Chile is using war tactics to clear indigenous land for multinational corporations

Mapuche protest
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Chile’s right-wing government is currently using police with training in war tactics to clear indigenous people’s land for multinational corporations to exploit.

“Targeted killing” in southern Chile

Chilean military police Comando Jungla shot and killed an unarmed Mapuche (indigenous) man on 14 November. Camilo Catrillanca was reportedly driving his tractor home from work in southern Chile when authorities shot him in the head. He leaves behind a young child and a pregnant wife.

Human rights and indigenous groups have called the shooting a “targeted killing”. Military police, meanwhile, reportedly arrested and tortured the boy who witnessed the event.

President Sebastián Piñera’s ‘Comando Jungla’ reportedly trained in the Colombian jungle in ‘anti-terror’ warfare (and allegedly in the US too).

Catrillanca is the 15th Mapuche person that the Chilean state has killed during the ‘Mapuche conflict in recent years. He was a student activist and grandson of an important Mapuche elder.

The shooting has since unleashed mass unrest across the country.

Piñera’s racist war

The government officially launched Comando Jungla on 28 June this year to the dismay of the Mapuche community. At its launch, Chilean senator Jaime Quintana said:

Read on...

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Araucania [one of the main regions of the Mapuche conflict] is not Vietnam. Nor is it the Colombian jungle. Instead of arming their police for a war, they should be training them to dialogue with communities.

Piñera tried to deny the existence of Comando Jungla after Catrillanca’s shooting, but the media caught him out. They found and printed signed documents. And this cover-up is just the latest embarrassment for the Piñera administration.

Minister Andrés Chadwick, a hardline Pinochet supporter, claimed that the shooting was an accident. But it has since emerged that officers removed and destroyed footage of the ambush. Neither Piñera nor Chadwick have apologised to the families of the victims. Instead, they went to the region to defend the presence of  Comando Jungla and its use of armoured vehicles, helicopters and drones against Mapuche people, including elderly people and children.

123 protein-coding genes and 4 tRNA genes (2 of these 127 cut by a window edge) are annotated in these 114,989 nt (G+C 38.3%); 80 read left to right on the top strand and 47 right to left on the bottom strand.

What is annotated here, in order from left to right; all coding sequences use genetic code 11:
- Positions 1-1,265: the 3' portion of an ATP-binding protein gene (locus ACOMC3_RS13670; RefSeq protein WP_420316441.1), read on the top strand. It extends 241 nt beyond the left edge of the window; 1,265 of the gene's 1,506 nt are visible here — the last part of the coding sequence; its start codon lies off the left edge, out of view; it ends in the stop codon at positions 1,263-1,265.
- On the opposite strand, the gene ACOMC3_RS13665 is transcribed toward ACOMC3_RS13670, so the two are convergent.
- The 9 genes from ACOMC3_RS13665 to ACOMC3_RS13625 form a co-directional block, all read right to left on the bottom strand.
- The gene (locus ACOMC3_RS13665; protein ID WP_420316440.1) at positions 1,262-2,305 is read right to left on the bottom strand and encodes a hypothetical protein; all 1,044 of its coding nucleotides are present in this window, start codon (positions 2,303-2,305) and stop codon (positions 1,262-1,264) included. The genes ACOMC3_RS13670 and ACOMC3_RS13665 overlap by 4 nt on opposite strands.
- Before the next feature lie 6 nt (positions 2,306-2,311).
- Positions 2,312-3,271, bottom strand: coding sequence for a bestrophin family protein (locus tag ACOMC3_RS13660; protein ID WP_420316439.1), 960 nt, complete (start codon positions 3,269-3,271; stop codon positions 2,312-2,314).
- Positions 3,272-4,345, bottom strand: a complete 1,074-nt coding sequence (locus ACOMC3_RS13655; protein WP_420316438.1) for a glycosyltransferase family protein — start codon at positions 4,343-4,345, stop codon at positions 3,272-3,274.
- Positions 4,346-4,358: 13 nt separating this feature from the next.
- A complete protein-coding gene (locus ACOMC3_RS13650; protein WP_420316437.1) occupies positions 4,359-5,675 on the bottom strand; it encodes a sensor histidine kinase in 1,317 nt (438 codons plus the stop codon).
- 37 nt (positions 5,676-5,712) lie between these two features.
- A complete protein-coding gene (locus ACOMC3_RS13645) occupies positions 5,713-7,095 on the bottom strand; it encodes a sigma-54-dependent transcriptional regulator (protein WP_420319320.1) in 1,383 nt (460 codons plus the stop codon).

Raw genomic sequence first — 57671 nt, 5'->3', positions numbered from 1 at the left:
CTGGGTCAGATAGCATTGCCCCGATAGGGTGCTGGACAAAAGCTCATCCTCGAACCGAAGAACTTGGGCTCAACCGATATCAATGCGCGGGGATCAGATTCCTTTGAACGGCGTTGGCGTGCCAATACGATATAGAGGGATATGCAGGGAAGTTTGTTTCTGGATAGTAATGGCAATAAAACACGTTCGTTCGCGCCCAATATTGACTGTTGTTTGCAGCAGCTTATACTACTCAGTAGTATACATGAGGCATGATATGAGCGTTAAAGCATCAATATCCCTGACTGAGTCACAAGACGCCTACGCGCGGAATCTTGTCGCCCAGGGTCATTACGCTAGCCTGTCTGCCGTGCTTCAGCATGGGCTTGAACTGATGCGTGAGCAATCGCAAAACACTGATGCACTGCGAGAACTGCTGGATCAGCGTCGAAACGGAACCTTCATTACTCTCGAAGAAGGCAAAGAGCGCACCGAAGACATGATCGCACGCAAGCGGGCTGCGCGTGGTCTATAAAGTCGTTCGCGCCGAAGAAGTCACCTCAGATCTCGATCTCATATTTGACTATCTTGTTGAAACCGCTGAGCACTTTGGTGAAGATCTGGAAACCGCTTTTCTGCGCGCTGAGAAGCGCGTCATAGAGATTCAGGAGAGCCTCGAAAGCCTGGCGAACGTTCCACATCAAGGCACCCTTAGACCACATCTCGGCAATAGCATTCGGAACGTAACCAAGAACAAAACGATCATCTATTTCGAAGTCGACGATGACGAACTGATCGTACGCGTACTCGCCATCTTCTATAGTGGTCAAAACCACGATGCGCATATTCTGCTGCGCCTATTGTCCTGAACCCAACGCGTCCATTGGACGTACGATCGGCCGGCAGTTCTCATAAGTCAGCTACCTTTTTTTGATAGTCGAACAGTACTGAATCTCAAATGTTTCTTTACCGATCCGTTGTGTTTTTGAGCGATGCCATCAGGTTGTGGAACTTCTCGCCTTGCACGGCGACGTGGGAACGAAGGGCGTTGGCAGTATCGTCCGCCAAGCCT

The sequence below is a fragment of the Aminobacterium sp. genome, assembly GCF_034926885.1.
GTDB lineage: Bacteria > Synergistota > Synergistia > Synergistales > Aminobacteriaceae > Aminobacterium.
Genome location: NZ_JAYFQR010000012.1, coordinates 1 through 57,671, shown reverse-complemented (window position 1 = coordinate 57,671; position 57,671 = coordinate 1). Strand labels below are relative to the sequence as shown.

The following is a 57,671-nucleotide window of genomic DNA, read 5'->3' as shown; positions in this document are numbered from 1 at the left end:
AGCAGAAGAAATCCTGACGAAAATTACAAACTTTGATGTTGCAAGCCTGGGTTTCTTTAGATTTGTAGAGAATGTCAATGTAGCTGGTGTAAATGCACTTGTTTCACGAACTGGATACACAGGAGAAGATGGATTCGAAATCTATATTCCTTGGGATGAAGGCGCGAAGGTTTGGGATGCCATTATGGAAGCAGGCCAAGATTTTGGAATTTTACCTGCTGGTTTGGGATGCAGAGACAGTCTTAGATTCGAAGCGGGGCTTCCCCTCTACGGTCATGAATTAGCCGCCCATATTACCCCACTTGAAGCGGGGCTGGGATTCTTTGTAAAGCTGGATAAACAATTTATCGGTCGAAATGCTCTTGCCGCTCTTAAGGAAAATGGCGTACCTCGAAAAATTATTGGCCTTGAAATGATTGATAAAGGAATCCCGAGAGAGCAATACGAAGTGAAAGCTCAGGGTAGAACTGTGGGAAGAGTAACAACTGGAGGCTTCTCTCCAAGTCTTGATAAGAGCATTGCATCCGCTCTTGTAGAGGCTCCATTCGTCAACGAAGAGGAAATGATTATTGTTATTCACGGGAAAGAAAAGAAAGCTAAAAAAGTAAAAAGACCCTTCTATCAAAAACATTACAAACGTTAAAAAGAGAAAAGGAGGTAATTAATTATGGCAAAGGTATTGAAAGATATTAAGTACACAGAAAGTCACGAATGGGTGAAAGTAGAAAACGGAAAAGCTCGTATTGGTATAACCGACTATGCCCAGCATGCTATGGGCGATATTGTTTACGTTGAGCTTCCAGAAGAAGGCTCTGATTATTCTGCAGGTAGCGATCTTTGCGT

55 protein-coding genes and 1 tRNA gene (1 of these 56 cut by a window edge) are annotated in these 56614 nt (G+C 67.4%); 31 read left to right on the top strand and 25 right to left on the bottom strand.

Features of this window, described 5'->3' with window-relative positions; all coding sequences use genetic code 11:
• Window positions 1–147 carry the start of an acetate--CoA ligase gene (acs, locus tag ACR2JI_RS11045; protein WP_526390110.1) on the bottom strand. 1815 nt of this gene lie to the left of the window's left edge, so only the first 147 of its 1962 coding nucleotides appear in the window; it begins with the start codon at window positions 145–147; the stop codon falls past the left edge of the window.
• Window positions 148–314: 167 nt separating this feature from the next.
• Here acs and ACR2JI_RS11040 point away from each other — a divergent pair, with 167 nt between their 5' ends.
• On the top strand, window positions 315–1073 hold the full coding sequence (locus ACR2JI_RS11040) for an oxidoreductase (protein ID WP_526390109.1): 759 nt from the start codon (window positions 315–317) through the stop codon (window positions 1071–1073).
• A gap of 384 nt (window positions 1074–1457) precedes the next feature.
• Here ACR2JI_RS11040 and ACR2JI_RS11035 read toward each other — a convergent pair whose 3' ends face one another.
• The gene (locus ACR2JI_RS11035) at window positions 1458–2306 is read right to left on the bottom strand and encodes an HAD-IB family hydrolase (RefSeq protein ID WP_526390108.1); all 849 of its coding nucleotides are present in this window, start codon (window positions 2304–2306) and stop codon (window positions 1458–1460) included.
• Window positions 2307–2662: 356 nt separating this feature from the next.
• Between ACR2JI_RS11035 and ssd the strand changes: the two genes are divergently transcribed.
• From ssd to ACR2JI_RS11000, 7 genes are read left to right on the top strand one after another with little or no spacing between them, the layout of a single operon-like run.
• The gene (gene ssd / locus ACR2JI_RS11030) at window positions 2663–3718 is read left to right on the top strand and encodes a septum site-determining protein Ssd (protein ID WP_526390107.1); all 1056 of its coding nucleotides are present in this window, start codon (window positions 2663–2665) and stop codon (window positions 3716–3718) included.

Marcelo Catrillanca, Camilo’s father, told the press:

we are free in our territory and for that reason we are going to stay here. As a family, we are building Camilo’s house, because it was his dream to build a house and live on this land which he had just managed to recover.

Conflict of interests

The Mapuche people are the original inhabitants of the southern regions of Chile and Argentina. They have resisted cultural invasion since Spanish colonialism and continue to strive for their rights.

However, the Chilean government has taken their land and sold it to multinationals and forestry companies. These companies employ the local police to ‘clear the area’ of Mapuche people. Police raids are often violent – with no regard to the safety of women, elderly people and children. They destroy property and homes, and arrest community leaders on false charges.

As Reynaldo Mariqueo from Bristol-based NGO Mapuche International Link comments:

The death of Camilo takes place in the context of the “low intensity war” promoted by the current Chilean president against the Mapuche people; Camilo is one of the many Mapuche youths killed by the police since the return of democracy to the country. The police are rarely punished for their crimes and the Mapuches see it as an occupation force of their territory, while the Chilean justice acts as an accomplice to their crimes, because it rarely delivers justice for the Mapuche. However, the death of Camilo has caused a huge rejection in the country and not only by the Mapuches, but of the common Chilean and the social movements. Demonstrations of condemnation for the murder occurred in the main Chilean cities and also in Europe.’

Since the killing, there has been widespread anger about the ill-treatment of Mapuche communities at the hands of Comando Jungla.

A government at the service of large corporations

Despite widespread condemnation of the shooting, Piñera’s neoliberal government has put the interests of companies like the Angelini Group, Celulosa Arauco, Celulosa Constitución, Forestal Arauco, Inforsa, Masisa, and Compañía Manufacturera de Papeles y Cartones before the interests of the original people of Chile. Minister Chadwick, meanwhile, continues to ignore ever louder calls to remove Comando Jungla from Mapuche territory.

Furthermore, Piñera seeks to modify the indigenous law that grants basic protections by using Pinochet-era anti-terror laws to violently silence the Mapuche people.

Chile’s government is clearly a government which is shamelessly at the service of large corporations. But the Mapuche people will not remain silent.

Featured image via carolonline

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